Editorial: Senator Flake denounces, but forfeits to the new normal

Republican Sen. Jeff Flake of Arizona, who will not run for re-election, answers questions from reporters on Tuesday on Capitol Hill. (Douliery/Abaca Press/TNS)

Republican Sen. Jeff Flake from Arizona delivered a 17-minute speech on the Senate floor Tuesday denouncing “the new normal” and declaring he won’t seek reelection in 2018 — but his powerful political call to action was a resounding forfeit.

In a Washington Post op-ed the same day, Flake defended the classical conservatism he prescribes to by evoking political figure Joseph Welch. Welch was chief legal counsel for the Army when it took Sen. Joseph McCarthy to court in 1954, and during a televised hearing, Welch famously stood up to McCarthy for his nationalist agenda.

“You have done enough,” Welch told McCarthy, looking the senator straight in the eye. “Have you no decency?”

And by Flake’s account, at least, it worked. He writes Welch “reawakened the conscience of the country,” and seemingly tried to echo that in his speech.

“Mr. President, I will not be complicit or silent,” he said. “I rise today to say, ‘enough.’” The op-ed was even titled “Enough.”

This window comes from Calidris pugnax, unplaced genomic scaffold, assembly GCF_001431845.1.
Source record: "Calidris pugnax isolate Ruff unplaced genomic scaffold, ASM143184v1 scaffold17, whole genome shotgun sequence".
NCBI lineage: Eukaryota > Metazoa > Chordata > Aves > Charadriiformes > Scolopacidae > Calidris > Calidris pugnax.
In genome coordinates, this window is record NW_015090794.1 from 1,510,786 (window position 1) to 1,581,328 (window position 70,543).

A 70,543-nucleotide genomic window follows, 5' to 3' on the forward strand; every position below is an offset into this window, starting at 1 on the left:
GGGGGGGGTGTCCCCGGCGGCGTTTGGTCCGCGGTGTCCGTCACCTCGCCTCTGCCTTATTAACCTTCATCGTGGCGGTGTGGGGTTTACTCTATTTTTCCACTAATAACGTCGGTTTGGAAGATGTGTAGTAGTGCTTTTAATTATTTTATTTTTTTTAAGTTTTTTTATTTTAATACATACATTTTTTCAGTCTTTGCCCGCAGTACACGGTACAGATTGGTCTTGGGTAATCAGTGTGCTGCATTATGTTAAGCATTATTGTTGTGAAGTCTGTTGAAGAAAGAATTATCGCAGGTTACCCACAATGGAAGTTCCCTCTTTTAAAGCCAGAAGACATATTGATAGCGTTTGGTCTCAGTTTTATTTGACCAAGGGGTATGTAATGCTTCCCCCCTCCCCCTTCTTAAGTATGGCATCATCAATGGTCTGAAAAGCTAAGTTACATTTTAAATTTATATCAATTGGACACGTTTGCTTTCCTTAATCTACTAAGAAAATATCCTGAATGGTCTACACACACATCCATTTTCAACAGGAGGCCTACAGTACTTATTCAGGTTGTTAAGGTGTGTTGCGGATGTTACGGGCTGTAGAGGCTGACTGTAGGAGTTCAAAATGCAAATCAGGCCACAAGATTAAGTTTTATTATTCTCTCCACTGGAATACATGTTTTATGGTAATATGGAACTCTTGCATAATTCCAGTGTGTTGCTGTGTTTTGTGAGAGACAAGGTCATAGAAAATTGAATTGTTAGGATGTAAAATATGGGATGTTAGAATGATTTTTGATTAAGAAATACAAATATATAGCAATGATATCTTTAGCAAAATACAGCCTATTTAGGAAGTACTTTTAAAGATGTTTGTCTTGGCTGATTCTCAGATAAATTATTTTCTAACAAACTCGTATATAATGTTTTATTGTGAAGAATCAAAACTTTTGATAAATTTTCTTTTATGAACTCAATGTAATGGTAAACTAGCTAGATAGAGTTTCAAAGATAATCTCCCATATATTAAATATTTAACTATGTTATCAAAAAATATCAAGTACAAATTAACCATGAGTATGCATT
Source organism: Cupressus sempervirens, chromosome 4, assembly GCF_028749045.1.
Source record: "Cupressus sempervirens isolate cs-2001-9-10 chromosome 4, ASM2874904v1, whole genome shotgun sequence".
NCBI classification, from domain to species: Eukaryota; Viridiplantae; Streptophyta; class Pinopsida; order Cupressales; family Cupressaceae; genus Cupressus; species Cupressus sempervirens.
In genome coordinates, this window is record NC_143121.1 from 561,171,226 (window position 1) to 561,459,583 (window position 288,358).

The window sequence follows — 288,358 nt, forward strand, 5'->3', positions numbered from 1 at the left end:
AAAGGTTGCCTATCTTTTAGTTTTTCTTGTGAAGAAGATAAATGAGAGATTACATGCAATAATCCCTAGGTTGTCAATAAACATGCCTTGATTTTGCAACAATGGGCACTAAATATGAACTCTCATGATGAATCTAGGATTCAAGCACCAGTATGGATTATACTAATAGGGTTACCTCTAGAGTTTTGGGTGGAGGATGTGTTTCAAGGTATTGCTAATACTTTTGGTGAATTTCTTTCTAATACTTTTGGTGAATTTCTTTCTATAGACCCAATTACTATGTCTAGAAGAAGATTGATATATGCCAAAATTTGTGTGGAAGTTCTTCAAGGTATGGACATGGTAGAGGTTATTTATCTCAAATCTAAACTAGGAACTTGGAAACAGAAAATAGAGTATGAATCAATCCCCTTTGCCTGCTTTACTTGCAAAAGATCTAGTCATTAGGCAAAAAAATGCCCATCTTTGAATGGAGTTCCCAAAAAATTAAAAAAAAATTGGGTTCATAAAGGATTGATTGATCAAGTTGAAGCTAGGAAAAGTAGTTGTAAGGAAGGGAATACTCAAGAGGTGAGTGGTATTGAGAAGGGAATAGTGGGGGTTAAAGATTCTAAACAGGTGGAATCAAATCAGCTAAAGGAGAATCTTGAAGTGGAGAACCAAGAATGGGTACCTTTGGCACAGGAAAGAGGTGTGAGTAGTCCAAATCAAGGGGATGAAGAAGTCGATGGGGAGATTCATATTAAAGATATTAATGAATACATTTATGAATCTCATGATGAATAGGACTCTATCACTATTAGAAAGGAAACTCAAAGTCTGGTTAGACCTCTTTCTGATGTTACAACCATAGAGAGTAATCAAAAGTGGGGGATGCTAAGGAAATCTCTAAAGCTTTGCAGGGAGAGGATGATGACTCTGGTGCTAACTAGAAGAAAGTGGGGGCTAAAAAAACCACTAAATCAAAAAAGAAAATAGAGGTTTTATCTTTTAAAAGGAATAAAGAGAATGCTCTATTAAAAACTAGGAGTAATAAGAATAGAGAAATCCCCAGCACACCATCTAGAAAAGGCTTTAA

But then he declared he wouldn’t be seeking reelection in 2018, before taking the time to see if saying “enough” would win him any more support.

In some ways, his decision is logical. Seeking reelection in Arizona would be incredibly difficult without the full support of the Republican party, and to gain the support of the party would, in his mind, require him to be complicit in the face of evil. Many Democrats may see this as a victory, along the lines of a boycott or strike.

He even tried to make it clear he plans to spend his remaining 14 months in office being “unafraid to stand up and speak out” against the rise of nationalism and brash, unreasonable policy — yet even then it seems like all talk. As recently as yesterday he voted for a Trump-backed effort to block citizens’ ability to sue banks, granting a victory to the Republican party he rallied against a few hours earlier.

But rather than inspiring action, his speech tacitly acknowledges that change has occurred in the Republican party since the rise of Trump. Flake likes to think of himself as a reasonable Republican, but the very definition of Republican has changed — and if he thinks he can no longer cooperate with the party, then it must have changed beyond recognition.

He may think he made a resounding blow against the administration, but all he did was acknowledge the gravity of our situation — the political world he and Welch fought for may simply no longer exist.

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